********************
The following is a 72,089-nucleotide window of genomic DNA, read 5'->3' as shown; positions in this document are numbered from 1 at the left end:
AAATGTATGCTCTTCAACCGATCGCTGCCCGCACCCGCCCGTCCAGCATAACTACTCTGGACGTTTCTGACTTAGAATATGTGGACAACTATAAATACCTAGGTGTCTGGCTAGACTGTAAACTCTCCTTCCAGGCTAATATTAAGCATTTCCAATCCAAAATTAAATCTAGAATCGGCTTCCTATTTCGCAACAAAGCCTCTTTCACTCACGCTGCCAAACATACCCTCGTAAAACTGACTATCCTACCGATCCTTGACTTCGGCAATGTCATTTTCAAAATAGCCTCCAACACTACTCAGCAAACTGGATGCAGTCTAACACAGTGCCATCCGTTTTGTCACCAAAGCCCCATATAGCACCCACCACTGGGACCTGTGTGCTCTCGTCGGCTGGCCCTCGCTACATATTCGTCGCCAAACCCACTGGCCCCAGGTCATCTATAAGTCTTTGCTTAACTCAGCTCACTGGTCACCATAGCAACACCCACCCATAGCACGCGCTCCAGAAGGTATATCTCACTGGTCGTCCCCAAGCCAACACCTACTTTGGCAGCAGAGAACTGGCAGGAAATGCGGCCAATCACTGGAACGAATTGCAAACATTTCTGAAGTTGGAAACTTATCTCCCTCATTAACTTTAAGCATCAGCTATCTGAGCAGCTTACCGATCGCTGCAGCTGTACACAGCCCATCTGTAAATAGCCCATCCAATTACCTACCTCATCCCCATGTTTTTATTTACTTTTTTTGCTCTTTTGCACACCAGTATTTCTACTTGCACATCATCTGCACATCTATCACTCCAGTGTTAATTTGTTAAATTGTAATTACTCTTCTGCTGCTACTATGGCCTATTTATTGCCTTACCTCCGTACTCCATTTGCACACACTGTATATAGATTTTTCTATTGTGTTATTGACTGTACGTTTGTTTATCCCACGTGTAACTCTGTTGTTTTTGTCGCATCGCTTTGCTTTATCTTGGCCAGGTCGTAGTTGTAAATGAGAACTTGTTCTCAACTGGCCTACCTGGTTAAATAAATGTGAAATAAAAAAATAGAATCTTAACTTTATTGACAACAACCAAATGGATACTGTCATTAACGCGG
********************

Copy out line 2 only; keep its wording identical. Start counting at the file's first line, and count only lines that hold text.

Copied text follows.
AAATGTATGCTCTTCAACCGATCGCTGCCCGCACCCGCCCGTCCAGCATAACTACTCTGGACGTTTCTGACTTAGAATATGTGGACAACTATAAATACCTAGGTGTCTGGCTAGACTGTAAACTCTCCTTCCAGGCTAATATTAAGCATTTCCAATCCAAAATTAAATCTAGAATCGGCTTCCTATTTCGCAACAAAGCCTCTTTCACTCACGCTGCCAAACATACCCTCGTAAAACTGACTATCCTACCGATCCTTGACTTCGGCAATGTCATTTTCAAAATAGCCTCCAACACTACTCAGCAAACTGGATGCAGTCTAACACAGTGCCATCCGTTTTGTCACCAAAGCCCCATATAGCACCCACCACTGGGACCTGTGTGCTCTCGTCGGCTGGCCCTCGCTACATATTCGTCGCCAAACCCACTGGCCCCAGGTCATCTATAAGTCTTTGCTTAACTCAGCTCACTGGTCACCATAGCAACACCCACCCATAGCACGCGCTCCAGAAGGTATATCTCACTGGTCGTCCCCAAGCCAACACCTACTTTGGCAGCAGAGAACTGGCAGGAAATGCGGCCAATCACTGGAACGAATTGCAAACATTTCTGAAGTTGGAAACTTATCTCCCTCATTAACTTTAAGCATCAGCTATCTGAGCAGCTTACCGATCGCTGCAGCTGTACACAGCCCATCTGTAAATAGCCCATCCAATTACCTACCTCATCCCCATGTTTTTATTTACTTTTTTTGCTCTTTTGCACACCAGTATTTCTACTTGCACATCATCTGCACATCTATCACTCCAGTGTTAATTTGTTAAATTGTAATTACTCTTCTGCTGCTACTATGGCCTATTTATTGCCTTACCTCCGTACTCCATTTGCACACACTGTATATAGATTTTTCTATTGTGTTATTGACTGTACGTTTGTTTATCCCACGTGTAACTCTGTTGTTTTTGTCGCATCGCTTTGCTTTATCTTGGCCAGGTCGTAGTTGTAAATGAGAACTTGTTCTCAACTGGCCTACCTGGTTAAATAAATGTGAAATAAAAAAATAGAATCTTAACTTTATTGACAACAACCAAATGGATACTGTCATTAACGCGG